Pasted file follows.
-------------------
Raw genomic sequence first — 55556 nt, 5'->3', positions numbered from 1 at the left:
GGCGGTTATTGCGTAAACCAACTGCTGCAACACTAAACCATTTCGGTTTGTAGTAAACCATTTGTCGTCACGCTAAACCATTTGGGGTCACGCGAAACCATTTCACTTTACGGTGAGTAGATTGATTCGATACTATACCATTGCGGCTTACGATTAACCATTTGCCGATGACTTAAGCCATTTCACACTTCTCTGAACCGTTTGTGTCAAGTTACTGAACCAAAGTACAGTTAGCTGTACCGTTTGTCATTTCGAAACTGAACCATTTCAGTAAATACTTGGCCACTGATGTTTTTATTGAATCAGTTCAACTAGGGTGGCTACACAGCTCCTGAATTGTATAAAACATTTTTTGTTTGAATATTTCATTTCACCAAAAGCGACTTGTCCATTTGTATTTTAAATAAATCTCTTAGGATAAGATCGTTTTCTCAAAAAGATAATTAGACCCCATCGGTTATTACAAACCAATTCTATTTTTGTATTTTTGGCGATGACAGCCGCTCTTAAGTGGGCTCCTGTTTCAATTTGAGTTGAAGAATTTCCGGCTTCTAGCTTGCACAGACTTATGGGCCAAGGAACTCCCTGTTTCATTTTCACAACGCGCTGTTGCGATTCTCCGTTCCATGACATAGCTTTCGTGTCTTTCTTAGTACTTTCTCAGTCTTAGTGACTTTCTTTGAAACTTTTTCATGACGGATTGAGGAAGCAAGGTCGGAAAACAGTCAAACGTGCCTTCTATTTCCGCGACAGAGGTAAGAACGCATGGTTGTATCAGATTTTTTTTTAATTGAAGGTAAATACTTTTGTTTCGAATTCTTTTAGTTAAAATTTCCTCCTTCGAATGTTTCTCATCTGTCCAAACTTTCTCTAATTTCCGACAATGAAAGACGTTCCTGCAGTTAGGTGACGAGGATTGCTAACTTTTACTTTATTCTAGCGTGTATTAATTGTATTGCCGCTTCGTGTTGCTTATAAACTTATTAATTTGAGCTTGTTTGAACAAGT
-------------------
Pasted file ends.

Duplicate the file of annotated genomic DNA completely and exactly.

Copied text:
Raw genomic sequence first — 55556 nt, 5'->3', positions numbered from 1 at the left:
GGCGGTTATTGCGTAAACCAACTGCTGCAACACTAAACCATTTCGGTTTGTAGTAAACCATTTGTCGTCACGCTAAACCATTTGGGGTCACGCGAAACCATTTCACTTTACGGTGAGTAGATTGATTCGATACTATACCATTGCGGCTTACGATTAACCATTTGCCGATGACTTAAGCCATTTCACACTTCTCTGAACCGTTTGTGTCAAGTTACTGAACCAAAGTACAGTTAGCTGTACCGTTTGTCATTTCGAAACTGAACCATTTCAGTAAATACTTGGCCACTGATGTTTTTATTGAATCAGTTCAACTAGGGTGGCTACACAGCTCCTGAATTGTATAAAACATTTTTTGTTTGAATATTTCATTTCACCAAAAGCGACTTGTCCATTTGTATTTTAAATAAATCTCTTAGGATAAGATCGTTTTCTCAAAAAGATAATTAGACCCCATCGGTTATTACAAACCAATTCTATTTTTGTATTTTTGGCGATGACAGCCGCTCTTAAGTGGGCTCCTGTTTCAATTTGAGTTGAAGAATTTCCGGCTTCTAGCTTGCACAGACTTATGGGCCAAGGAACTCCCTGTTTCATTTTCACAACGCGCTGTTGCGATTCTCCGTTCCATGACATAGCTTTCGTGTCTTTCTTAGTACTTTCTCAGTCTTAGTGACTTTCTTTGAAACTTTTTCATGACGGATTGAGGAAGCAAGGTCGGAAAACAGTCAAACGTGCCTTCTATTTCCGCGACAGAGGTAAGAACGCATGGTTGTATCAGATTTTTTTTTAATTGAAGGTAAATACTTTTGTTTCGAATTCTTTTAGTTAAAATTTCCTCCTTCGAATGTTTCTCATCTGTCCAAACTTTCTCTAATTTCCGACAATGAAAGACGTTCCTGCAGTTAGGTGACGAGGATTGCTAACTTTTACTTTATTCTAGCGTGTATTAATTGTATTGCCGCTTCGTGTTGCTTATAAACTTATTAATTTGAGCTTGTTTGAACAAGT